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The Difference Between God

The Difference Between God's Generosity and Ours - Family Reflection Video

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Many good Christians may find today's gospel shocking because it might look like it presents an unjust and unfair image of God. Reading the parable for the first time, we might conclude that God is suggesting unfair labor practices.

If Jesus were telling the parable for the first time in today’s media, most likely people would demonstrate in the streets, phones would ring off the hooks, and from every union hall, and workers would be carrying picket signs. They would be protesting the unfairness of paying people who worked for only one hour same as those who worked all day!

The latecomers in this parable aren't loafers. They're laborers who need a job. The fact that they're still waiting in the marketplace at 5 pm shows how badly they need work. In Jesus' time, if a man didn't find work today, his family often didn’t eat tomorrow. A man who found work early in the morning, rejoiced all day, and so did his family. A man who found work later also rejoiced and his family rejoiced too because his family could eat something that day.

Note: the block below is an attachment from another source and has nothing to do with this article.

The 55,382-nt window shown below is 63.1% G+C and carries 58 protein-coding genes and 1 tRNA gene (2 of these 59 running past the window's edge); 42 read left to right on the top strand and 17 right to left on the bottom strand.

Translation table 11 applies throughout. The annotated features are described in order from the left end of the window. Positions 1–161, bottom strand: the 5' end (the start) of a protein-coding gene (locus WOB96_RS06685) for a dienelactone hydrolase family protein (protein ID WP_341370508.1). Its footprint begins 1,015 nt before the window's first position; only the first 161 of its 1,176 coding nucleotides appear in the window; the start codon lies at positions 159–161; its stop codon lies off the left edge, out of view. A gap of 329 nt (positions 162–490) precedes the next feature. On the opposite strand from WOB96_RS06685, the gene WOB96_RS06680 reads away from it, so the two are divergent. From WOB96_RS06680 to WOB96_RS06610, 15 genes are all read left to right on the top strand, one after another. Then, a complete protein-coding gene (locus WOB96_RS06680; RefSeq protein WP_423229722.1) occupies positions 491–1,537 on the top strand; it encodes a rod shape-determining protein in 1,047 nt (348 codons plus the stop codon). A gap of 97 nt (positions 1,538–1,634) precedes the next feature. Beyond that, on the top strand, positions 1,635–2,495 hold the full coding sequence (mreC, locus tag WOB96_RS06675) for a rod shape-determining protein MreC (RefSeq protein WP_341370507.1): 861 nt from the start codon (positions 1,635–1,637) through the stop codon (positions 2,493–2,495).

Had the early workers not learned the employer paid the latecomers a full wage, they would have gone home joyful. As it was, they went home angry. Although all of the workers had agreed to work for a certain amount, the workers who came early felt that the late comers should have been paid less than they.

However, this story looks different when read from the perspective of the Jewish readers for whom Matthew was writing. The Jewish converts to Christianity were probably envious that the Gentiles who converted late were put on equal standing with the Jews in the early Church. Many Gentiles accepted into the community probably had come from pagan religions. While they may have lived sinful lives, they could still enjoy the community's privileges after repenting and being baptized. It did not seem fair.

Anyone and everyone can come to God. And whether they come early or late, whether they are laity, specially consecrated, or clergy, they can achieve holiness if they follow their vocation faithfully.

Today’s Gospel takes away the sense of gradation in when and from where we come to God, regardless of how others feel. God has agreed to accept all who repent and reward them with eternal life. In today's Gospel, this message is heartening to even those outside the institutional Church.

Membership in the kingdom of God is available to all, even at the eleventh hour. One may be as fortunate as the thief on Jesus' right side, who repented as he was dying. Jesus responds to faith with love and assures us we will be with him in paradise.

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About Father Boby John, C.S.C.

Father Boby John, C.S.C., ordained a priest in the Congregation of Holy Cross in 2008, worked as a pastor and as an educator with tribal populations in Northeast India for thirteen years. Originally from Kerala, India, Father Boby grew up with three siblings. He is a dedicated and detailed educationist with experience in educational leadership. He is currently working as an executive assistant at the world headquarters of Holy Cross Family Ministries, North Easton, Massachusetts.